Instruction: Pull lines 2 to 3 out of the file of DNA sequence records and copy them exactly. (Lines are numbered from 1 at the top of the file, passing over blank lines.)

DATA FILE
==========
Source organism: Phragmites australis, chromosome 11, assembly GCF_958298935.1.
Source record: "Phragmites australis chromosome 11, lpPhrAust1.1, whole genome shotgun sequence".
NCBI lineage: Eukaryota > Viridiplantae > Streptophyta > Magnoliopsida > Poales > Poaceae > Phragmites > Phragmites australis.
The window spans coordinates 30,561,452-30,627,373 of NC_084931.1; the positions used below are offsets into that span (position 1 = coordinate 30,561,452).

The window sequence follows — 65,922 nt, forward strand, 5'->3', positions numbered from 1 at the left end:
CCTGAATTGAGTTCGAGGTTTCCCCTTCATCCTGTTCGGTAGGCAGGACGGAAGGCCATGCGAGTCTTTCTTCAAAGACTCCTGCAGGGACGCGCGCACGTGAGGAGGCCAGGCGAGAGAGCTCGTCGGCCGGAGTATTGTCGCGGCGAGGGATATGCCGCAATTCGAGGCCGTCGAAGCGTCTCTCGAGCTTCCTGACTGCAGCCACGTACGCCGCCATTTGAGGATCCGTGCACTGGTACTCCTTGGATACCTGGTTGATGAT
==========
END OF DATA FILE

Source record: "Phragmites australis chromosome 11, lpPhrAust1.1, whole genome shotgun sequence".
NCBI lineage: Eukaryota > Viridiplantae > Streptophyta > Magnoliopsida > Poales > Poaceae > Phragmites > Phragmites australis.